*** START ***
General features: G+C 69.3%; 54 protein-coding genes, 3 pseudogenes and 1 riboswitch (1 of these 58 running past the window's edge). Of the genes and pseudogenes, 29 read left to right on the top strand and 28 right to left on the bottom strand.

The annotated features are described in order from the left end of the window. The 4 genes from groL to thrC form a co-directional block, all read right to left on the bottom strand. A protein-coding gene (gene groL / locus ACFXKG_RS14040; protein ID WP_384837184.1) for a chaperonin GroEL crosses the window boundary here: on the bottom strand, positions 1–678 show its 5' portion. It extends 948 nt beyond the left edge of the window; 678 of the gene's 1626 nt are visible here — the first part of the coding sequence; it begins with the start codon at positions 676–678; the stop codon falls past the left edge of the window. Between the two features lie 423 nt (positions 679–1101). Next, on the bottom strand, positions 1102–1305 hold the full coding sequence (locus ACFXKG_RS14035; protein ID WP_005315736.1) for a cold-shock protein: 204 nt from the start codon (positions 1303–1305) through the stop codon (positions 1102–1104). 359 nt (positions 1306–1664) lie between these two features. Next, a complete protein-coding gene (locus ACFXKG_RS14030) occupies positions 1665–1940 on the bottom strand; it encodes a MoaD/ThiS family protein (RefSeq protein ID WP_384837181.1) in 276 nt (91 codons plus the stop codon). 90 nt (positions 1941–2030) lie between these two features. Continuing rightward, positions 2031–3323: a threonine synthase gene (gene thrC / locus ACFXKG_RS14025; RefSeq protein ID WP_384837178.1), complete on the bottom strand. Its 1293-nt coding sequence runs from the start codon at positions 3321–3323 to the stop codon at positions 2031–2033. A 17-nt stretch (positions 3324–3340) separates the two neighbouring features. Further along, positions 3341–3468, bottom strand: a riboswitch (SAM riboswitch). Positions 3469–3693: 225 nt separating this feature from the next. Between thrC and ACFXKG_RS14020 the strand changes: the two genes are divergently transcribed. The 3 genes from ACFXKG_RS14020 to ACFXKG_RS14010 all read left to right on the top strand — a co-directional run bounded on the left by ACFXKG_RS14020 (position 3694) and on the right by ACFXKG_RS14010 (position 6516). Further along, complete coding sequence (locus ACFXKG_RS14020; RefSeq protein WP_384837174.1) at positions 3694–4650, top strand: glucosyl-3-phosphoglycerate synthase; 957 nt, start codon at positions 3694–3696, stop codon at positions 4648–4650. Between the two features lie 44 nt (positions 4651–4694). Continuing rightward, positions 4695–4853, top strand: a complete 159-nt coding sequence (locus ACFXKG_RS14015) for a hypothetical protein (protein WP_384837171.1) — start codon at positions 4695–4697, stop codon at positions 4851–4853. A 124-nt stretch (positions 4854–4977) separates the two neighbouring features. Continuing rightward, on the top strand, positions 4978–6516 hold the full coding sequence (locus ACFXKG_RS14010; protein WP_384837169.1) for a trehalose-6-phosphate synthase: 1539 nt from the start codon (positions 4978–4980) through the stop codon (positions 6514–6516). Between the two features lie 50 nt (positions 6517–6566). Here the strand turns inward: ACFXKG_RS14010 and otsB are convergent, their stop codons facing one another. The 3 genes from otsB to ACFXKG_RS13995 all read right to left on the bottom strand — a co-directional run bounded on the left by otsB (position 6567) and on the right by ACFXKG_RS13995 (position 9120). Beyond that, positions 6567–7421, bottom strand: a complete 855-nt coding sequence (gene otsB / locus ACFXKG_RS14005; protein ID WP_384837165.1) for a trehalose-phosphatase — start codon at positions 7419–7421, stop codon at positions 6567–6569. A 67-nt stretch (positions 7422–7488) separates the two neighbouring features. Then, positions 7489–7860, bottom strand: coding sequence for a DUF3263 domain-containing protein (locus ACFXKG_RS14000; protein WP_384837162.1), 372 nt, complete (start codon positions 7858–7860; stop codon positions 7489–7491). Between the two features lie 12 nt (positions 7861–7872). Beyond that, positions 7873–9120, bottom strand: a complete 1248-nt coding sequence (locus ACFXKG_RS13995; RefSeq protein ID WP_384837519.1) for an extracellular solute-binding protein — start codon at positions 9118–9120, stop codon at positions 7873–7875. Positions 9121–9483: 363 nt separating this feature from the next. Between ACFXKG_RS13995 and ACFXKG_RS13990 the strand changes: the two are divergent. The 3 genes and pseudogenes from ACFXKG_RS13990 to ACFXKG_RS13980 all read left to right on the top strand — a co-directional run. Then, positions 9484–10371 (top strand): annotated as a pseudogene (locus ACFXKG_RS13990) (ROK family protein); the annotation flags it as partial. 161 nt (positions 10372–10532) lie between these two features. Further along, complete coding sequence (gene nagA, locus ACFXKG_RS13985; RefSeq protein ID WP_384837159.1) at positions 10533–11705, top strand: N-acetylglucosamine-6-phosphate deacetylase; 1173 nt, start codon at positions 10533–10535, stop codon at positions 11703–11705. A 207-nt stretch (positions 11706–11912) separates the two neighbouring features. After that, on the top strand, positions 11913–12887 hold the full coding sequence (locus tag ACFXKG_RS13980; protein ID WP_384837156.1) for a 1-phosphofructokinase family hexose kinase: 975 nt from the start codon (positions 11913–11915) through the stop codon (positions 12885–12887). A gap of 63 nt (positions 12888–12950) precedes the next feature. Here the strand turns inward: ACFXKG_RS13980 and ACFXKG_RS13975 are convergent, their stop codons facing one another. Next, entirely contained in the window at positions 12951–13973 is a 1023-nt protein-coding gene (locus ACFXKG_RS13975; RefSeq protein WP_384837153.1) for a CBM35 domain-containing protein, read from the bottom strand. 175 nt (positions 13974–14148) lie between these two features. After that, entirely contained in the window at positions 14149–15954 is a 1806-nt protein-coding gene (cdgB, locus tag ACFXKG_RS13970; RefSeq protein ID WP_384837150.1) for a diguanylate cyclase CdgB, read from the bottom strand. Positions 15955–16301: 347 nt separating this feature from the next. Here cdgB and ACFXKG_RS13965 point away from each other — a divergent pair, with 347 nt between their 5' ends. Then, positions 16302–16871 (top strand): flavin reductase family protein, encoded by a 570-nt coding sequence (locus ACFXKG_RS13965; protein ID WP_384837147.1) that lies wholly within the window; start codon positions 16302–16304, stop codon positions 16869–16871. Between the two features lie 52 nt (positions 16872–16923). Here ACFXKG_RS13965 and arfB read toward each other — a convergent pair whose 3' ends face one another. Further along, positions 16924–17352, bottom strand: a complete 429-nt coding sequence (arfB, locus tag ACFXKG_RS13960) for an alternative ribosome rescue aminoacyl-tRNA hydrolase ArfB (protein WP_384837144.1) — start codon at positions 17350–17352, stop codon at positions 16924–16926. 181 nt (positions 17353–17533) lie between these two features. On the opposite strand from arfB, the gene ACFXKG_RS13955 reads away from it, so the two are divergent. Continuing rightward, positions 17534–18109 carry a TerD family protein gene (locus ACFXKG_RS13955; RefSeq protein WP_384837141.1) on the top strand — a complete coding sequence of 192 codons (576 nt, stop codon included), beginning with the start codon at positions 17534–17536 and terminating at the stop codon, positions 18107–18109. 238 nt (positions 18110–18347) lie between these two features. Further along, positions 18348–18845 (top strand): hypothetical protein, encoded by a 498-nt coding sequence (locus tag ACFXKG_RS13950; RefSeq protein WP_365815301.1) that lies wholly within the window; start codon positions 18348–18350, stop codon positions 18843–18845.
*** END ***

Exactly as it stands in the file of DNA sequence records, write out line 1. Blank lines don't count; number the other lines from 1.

General features: G+C 69.3%; 54 protein-coding genes, 3 pseudogenes and 1 riboswitch (1 of these 58 running past the window's edge). Of the genes and pseudogenes, 29 read left to right on the top strand and 28 right to left on the bottom strand.